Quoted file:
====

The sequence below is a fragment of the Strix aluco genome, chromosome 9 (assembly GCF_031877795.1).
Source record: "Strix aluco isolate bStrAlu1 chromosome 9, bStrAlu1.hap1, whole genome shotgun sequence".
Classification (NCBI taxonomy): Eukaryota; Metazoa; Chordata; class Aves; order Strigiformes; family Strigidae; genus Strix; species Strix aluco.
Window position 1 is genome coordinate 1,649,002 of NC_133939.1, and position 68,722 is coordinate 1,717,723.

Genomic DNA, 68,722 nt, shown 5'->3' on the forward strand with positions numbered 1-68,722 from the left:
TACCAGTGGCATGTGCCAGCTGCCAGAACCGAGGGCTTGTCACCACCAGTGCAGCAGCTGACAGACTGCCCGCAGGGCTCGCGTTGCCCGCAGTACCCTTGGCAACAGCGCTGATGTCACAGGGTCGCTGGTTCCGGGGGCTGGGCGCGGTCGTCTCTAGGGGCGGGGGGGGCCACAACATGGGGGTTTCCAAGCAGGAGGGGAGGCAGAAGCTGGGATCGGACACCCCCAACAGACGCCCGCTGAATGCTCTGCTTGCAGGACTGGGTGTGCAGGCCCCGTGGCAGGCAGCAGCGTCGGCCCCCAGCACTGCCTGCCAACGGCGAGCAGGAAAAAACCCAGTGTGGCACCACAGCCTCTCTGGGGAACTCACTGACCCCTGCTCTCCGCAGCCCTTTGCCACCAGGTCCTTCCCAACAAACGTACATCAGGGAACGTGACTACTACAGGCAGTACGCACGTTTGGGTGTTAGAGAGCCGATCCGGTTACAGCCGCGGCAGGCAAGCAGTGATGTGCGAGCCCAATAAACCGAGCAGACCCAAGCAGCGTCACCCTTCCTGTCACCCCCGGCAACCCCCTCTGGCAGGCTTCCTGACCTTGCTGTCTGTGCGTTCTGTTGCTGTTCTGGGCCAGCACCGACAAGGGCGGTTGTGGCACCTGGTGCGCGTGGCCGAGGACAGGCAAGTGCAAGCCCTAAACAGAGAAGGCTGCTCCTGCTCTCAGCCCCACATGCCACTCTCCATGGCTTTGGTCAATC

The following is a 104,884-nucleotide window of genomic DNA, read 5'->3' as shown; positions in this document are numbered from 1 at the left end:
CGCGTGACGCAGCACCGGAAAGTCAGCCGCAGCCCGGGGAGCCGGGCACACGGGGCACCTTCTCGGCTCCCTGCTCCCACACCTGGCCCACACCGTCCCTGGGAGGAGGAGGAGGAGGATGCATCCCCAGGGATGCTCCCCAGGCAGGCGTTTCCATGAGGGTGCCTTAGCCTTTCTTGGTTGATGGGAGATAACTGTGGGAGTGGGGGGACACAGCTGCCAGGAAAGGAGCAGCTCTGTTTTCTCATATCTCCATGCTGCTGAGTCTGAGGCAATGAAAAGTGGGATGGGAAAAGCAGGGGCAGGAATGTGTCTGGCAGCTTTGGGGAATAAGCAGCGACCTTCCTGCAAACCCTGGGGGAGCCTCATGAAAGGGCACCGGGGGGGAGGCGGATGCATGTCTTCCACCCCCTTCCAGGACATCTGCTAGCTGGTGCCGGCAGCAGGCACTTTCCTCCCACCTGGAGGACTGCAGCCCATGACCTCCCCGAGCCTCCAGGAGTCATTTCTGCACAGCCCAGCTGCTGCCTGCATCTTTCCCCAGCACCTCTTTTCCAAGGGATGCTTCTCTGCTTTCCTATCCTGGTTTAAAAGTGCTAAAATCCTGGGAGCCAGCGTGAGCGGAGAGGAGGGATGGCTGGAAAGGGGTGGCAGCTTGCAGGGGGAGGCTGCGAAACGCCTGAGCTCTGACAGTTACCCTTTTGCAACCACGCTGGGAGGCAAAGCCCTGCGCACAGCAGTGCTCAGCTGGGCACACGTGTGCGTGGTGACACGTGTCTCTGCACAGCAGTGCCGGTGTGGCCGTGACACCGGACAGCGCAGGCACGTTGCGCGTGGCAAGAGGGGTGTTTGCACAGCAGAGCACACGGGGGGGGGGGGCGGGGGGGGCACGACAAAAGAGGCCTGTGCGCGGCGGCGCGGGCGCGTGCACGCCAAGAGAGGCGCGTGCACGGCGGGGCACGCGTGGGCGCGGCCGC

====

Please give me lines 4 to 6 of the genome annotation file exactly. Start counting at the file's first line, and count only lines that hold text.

Window position 1 is genome coordinate 1,649,002 of NC_133939.1, and position 68,722 is coordinate 1,717,723.

Genomic DNA, 68,722 nt, shown 5'->3' on the forward strand with positions numbered 1-68,722 from the left:
TACCAGTGGCATGTGCCAGCTGCCAGAACCGAGGGCTTGTCACCACCAGTGCAGCAGCTGACAGACTGCCCGCAGGGCTCGCGTTGCCCGCAGTACCCTTGGCAACAGCGCTGATGTCACAGGGTCGCTGGTTCCGGGGGCTGGGCGCGGTCGTCTCTAGGGGCGGGGGGGGCCACAACATGGGGGTTTCCAAGCAGGAGGGGAGGCAGAAGCTGGGATCGGACACCCCCAACAGACGCCCGCTGAATGCTCTGCTTGCAGGACTGGGTGTGCAGGCCCCGTGGCAGGCAGCAGCGTCGGCCCCCAGCACTGCCTGCCAACGGCGAGCAGGAAAAAACCCAGTGTGGCACCACAGCCTCTCTGGGGAACTCACTGACCCCTGCTCTCCGCAGCCCTTTGCCACCAGGTCCTTCCCAACAAACGTACATCAGGGAACGTGACTACTACAGGCAGTACGCACGTTTGGGTGTTAGAGAGCCGATCCGGTTACAGCCGCGGCAGGCAAGCAGTGATGTGCGAGCCCAATAAACCGAGCAGACCCAAGCAGCGTCACCCTTCCTGTCACCCCCGGCAACCCCCTCTGGCAGGCTTCCTGACCTTGCTGTCTGTGCGTTCTGTTGCTGTTCTGGGCCAGCACCGACAAGGGCGGTTGTGGCACCTGGTGCGCGTGGCCGAGGACAGGCAAGTGCAAGCCCTAAACAGAGAAGGCTGCTCCTGCTCTCAGCCCCACATGCCACTCTCCATGGCTTTGGTCAATC